Technical Writing as a Part of User Experience
by Bradley Nice, Content Manager at ClickHelp.com — software documentation tool
Technical writing plays an important role in forming a certain UX strategy, product design and deeply correlate with a broad range of user experience matters. However, many UX teams treat technical writers as afterthoughts. It’s a huge mistake! Strong technical writing can positively impact product success, encourage teamwork, and give the product development life cycle the wall before it is too late to correct the design.
Everything that involves people interacting with something is a part of the user experience. “In the beginning was the Word”, and a lot of things start with writing and reading. So, reading is also a part of UX. That’s why technical communication professionals should be the first to indicate usability issues, but commonly they are brought to the end of the process when they don’t have an opportunity to influence the product design.
Tech writers need to understand how something works so they will be able to describe it to somebody else. In such case, some UX experts recommend to work with technical writers as early as possible. For instance, they can write a manual first as the initial attempt at designing the experience. Then the UX team will trim the manual and answer crucial questions for them:
- How little could we write?
- How much intuitive would it be so that it wouldn’t need any documentation at all?
- Did we take all UX matters into account?
- Did we design workflows through the experience that emphasize the most likely needs or desired outcomes?
- Did we name the fields, menus, and the like in such a way that our targeted user population can guess their purpose correctly more often than not?
And many other questions that have come to light while trimming the manual will help UX team make better design.
Content is a part of UX
In situations where customers are reviewing, comparing, and making decisions, reading the content is the experience as mentioned previously.
You can have a minimalistic and native design, and your users will be happy. But at the same time you can create a florid and excessive design, and your users will have to trudge through the application. So, content itself and technical communications play a great role in the user interface and structure. And tech writers are able to give a plain-language explanation of how your product works, so everyone can understand it.
I repeat it once again — the content is very important if the entry point into your user experience involves a user’s decision making. And in this way the interface can be more successful when your UX team cooperate with technical writers and understand that content is an input to UX.
User experience is well-rounded and informed from many sources, but first of all it deals with user expectations. That is why a problem with UX can be very simple and obvious (not for UX designers) — the user didn’t go down the right path. For this reason UX design needs both sound user interface and great copy developed equally. Creating user experiences is really a team achievement — many well-designed user interfaces fail because of bad copy, and on the contrary, copy that doesn’t integrate well with a user interface can’t support the right value proposition. As a result tech writers together with UX designers can ensure that, when users expend effort considering a choice, they make the intended choice.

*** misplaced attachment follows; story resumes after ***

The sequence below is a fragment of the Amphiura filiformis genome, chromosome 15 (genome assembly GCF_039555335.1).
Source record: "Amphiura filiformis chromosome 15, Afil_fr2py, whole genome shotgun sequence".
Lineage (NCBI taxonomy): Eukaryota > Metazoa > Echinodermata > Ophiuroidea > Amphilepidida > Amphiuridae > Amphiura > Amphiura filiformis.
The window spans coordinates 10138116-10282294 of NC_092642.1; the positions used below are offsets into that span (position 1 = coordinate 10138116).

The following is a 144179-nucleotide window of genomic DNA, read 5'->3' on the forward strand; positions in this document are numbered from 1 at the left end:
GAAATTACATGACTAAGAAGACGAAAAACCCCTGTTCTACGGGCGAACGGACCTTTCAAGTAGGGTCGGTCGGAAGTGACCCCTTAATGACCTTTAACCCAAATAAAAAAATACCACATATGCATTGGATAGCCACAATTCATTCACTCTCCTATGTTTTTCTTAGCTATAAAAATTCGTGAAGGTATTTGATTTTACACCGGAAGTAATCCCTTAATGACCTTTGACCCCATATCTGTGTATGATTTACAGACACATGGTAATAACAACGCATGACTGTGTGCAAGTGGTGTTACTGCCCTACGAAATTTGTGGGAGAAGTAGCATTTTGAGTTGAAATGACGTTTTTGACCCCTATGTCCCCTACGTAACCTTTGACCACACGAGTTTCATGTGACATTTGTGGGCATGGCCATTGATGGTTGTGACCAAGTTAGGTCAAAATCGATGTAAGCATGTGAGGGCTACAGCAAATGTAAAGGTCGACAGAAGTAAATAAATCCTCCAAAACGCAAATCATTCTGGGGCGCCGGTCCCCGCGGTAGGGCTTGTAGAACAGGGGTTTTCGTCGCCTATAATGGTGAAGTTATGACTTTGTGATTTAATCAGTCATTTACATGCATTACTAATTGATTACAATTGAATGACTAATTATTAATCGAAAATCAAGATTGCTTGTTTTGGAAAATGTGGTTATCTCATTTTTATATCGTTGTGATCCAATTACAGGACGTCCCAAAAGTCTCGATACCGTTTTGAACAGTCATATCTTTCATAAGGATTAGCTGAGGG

In today’s UX ecosystem there is also a movement — Content First Then Design. It means that usually designers spend not so much time thinking about users and their needs, context, and interactions, but collaboration with technical writers can solve this problem as the main point of the design of any system is to present information and allow people to perform tasks. Text is almost all of that. So, technical communication experts are a must for brainstorming and other meetings where to transform “copy” into something a user can easily understand is needed.
Same values is the key of good UX
Technical writers share the same values that are very important for user experience designers. They have a passion for clarity, empathy for users, logical flow, consistency, and a great understanding of user needs, expectations, task flow and usability.
In most cases tech writers should be the first who test different UX prototypes, try out a final version of the design and give feedback to improve the product. Their shared values and good writing skills can give more benefits to the project. For example, many UX designers have not so strong writing skills, and it limits a lot of them to become more proficient. So much of UX work is writing — creating UI text, writing specifications, preparing presentations, etc. That’s why designers should work hard and study syntax rules and style guides. Besides, UX team can ask their technical writers to help and create better user experiences by crafting good UI text.
Also, such collaboration will boost a project development and strengthen team relationships.
According to most expert opinions, clear text might be the key to unlocking the value that the content in the user interface should support the design. UX designers spend too much time using fake text when they should use the real content and put it into the user interface. Using the real text reveals areas for improvement in the design, and technical writing is a great part of this real teamwork!
What do you think about technical writing as a part of UX? Please, share your opinion in the comments below, it’s very interesting for me!
Have a nice day!
Content Manager at ClickHelp.com — best online documentation tool for SaaS vendors